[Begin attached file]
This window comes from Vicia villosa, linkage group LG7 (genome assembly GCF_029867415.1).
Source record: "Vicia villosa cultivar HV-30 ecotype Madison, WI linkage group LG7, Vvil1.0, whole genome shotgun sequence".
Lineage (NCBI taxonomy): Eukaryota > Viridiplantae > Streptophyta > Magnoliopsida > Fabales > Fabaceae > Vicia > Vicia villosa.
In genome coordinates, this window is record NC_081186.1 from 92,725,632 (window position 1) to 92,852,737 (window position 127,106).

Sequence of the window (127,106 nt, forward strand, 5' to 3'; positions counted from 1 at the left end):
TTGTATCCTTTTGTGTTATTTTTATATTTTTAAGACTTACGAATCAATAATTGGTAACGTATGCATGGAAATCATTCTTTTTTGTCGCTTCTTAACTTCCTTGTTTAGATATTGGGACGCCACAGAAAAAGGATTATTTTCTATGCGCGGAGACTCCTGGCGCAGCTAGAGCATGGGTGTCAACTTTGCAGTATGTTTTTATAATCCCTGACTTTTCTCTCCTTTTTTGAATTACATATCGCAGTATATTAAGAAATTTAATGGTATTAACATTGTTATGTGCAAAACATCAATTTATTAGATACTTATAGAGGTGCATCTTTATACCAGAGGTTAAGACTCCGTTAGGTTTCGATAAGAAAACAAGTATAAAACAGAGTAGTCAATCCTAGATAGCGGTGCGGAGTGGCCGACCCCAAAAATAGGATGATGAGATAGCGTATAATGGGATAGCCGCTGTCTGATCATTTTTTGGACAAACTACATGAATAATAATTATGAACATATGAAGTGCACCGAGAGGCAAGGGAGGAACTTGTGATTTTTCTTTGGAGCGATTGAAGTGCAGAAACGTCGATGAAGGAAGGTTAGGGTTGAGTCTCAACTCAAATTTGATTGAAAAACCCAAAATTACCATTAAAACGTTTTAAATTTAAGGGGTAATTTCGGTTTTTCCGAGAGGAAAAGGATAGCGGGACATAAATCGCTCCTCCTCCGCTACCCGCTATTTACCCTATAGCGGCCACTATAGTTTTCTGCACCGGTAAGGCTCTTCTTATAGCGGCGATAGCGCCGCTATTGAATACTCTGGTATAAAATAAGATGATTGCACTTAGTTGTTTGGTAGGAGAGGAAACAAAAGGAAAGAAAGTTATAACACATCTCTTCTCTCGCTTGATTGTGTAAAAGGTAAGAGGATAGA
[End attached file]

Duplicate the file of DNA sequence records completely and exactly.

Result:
This window comes from Vicia villosa, linkage group LG7 (genome assembly GCF_029867415.1).
Source record: "Vicia villosa cultivar HV-30 ecotype Madison, WI linkage group LG7, Vvil1.0, whole genome shotgun sequence".
Lineage (NCBI taxonomy): Eukaryota > Viridiplantae > Streptophyta > Magnoliopsida > Fabales > Fabaceae > Vicia > Vicia villosa.
In genome coordinates, this window is record NC_081186.1 from 92,725,632 (window position 1) to 92,852,737 (window position 127,106).

Sequence of the window (127,106 nt, forward strand, 5' to 3'; positions counted from 1 at the left end):
TTGTATCCTTTTGTGTTATTTTTATATTTTTAAGACTTACGAATCAATAATTGGTAACGTATGCATGGAAATCATTCTTTTTTGTCGCTTCTTAACTTCCTTGTTTAGATATTGGGACGCCACAGAAAAAGGATTATTTTCTATGCGCGGAGACTCCTGGCGCAGCTAGAGCATGGGTGTCAACTTTGCAGTATGTTTTTATAATCCCTGACTTTTCTCTCCTTTTTTGAATTACATATCGCAGTATATTAAGAAATTTAATGGTATTAACATTGTTATGTGCAAAACATCAATTTATTAGATACTTATAGAGGTGCATCTTTATACCAGAGGTTAAGACTCCGTTAGGTTTCGATAAGAAAACAAGTATAAAACAGAGTAGTCAATCCTAGATAGCGGTGCGGAGTGGCCGACCCCAAAAATAGGATGATGAGATAGCGTATAATGGGATAGCCGCTGTCTGATCATTTTTTGGACAAACTACATGAATAATAATTATGAACATATGAAGTGCACCGAGAGGCAAGGGAGGAACTTGTGATTTTTCTTTGGAGCGATTGAAGTGCAGAAACGTCGATGAAGGAAGGTTAGGGTTGAGTCTCAACTCAAATTTGATTGAAAAACCCAAAATTACCATTAAAACGTTTTAAATTTAAGGGGTAATTTCGGTTTTTCCGAGAGGAAAAGGATAGCGGGACATAAATCGCTCCTCCTCCGCTACCCGCTATTTACCCTATAGCGGCCACTATAGTTTTCTGCACCGGTAAGGCTCTTCTTATAGCGGCGATAGCGCCGCTATTGAATACTCTGGTATAAAATAAGATGATTGCACTTAGTTGTTTGGTAGGAGAGGAAACAAAAGGAAAGAAAGTTATAACACATCTCTTCTCTCGCTTGATTGTGTAAAAGGTAAGAGGATAGA